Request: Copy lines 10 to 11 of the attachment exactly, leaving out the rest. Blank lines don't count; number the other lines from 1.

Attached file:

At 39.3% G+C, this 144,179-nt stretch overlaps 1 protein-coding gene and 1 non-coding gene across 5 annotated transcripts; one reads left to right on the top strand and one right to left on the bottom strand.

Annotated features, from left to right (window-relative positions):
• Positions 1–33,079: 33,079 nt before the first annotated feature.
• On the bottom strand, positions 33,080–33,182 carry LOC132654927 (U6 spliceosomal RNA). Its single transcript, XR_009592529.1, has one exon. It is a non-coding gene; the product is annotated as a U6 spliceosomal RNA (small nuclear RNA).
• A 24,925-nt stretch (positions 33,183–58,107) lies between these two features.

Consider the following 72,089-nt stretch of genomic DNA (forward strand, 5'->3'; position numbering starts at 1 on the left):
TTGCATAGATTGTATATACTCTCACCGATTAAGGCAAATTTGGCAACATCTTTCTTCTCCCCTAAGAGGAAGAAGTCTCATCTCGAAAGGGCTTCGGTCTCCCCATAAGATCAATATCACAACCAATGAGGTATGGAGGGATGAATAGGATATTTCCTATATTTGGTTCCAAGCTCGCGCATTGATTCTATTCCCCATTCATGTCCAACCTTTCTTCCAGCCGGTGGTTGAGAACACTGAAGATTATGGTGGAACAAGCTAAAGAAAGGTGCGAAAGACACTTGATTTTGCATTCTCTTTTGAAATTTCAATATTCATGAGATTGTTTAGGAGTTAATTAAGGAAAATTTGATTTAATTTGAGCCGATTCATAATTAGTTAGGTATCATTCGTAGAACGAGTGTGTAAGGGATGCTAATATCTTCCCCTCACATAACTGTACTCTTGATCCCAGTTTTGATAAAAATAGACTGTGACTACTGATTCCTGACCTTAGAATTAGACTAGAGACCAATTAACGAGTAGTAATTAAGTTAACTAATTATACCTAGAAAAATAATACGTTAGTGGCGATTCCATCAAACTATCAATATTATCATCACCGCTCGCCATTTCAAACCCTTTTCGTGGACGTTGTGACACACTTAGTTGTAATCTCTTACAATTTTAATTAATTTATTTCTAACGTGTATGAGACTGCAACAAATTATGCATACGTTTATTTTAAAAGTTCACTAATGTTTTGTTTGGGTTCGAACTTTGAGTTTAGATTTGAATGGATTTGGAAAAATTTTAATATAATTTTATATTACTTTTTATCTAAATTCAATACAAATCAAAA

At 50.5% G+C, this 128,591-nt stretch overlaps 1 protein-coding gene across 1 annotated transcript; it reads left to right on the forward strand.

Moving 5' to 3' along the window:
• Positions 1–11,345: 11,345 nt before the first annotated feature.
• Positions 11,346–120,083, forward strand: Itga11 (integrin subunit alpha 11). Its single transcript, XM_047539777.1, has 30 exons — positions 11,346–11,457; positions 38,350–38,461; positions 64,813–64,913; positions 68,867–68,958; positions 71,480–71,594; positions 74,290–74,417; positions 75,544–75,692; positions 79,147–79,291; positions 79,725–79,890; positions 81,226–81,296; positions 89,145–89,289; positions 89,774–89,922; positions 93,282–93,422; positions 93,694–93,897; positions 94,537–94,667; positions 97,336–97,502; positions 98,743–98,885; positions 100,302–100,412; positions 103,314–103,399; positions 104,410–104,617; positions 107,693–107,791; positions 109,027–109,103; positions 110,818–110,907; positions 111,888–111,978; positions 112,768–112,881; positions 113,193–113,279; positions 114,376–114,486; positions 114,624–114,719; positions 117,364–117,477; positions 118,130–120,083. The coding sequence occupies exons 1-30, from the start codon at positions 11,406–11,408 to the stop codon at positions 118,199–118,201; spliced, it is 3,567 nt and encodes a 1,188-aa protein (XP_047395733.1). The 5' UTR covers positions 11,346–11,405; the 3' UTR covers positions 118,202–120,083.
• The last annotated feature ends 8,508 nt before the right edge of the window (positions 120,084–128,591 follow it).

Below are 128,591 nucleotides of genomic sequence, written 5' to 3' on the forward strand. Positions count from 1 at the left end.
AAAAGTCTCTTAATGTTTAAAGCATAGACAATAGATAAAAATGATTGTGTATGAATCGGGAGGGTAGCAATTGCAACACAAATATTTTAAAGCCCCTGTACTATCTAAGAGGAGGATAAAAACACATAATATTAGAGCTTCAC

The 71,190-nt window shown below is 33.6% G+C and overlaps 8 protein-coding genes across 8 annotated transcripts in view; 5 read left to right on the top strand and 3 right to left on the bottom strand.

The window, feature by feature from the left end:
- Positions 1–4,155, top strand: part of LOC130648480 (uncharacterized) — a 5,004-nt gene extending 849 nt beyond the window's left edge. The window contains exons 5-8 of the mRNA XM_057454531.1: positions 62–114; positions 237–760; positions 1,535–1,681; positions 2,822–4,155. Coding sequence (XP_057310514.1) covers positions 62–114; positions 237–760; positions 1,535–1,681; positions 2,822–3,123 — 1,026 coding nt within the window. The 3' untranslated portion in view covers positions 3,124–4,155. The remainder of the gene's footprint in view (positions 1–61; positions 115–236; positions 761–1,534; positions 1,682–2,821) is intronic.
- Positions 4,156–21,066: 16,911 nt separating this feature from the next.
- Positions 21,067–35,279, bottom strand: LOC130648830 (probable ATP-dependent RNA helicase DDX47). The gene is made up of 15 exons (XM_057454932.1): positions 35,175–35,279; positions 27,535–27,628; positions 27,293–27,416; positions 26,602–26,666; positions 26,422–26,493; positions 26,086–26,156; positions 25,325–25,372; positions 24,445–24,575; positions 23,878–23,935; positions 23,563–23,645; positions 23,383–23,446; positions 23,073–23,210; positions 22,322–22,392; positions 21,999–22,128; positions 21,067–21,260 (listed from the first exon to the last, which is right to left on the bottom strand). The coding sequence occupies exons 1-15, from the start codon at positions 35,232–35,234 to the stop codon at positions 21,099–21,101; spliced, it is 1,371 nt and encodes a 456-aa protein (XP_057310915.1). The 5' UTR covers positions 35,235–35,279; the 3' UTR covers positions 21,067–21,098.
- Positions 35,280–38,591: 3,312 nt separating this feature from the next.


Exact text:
• Positions 1–11,345: 11,345 nt before the first annotated feature.
• Positions 11,346–120,083, forward strand: Itga11 (integrin subunit alpha 11). Its single transcript, XM_047539777.1, has 30 exons — positions 11,346–11,457; positions 38,350–38,461; positions 64,813–64,913; positions 68,867–68,958; positions 71,480–71,594; positions 74,290–74,417; positions 75,544–75,692; positions 79,147–79,291; positions 79,725–79,890; positions 81,226–81,296; positions 89,145–89,289; positions 89,774–89,922; positions 93,282–93,422; positions 93,694–93,897; positions 94,537–94,667; positions 97,336–97,502; positions 98,743–98,885; positions 100,302–100,412; positions 103,314–103,399; positions 104,410–104,617; positions 107,693–107,791; positions 109,027–109,103; positions 110,818–110,907; positions 111,888–111,978; positions 112,768–112,881; positions 113,193–113,279; positions 114,376–114,486; positions 114,624–114,719; positions 117,364–117,477; positions 118,130–120,083. The coding sequence occupies exons 1-30, from the start codon at positions 11,406–11,408 to the stop codon at positions 118,199–118,201; spliced, it is 3,567 nt and encodes a 1,188-aa protein (XP_047395733.1). The 5' UTR covers positions 11,346–11,405; the 3' UTR covers positions 118,202–120,083.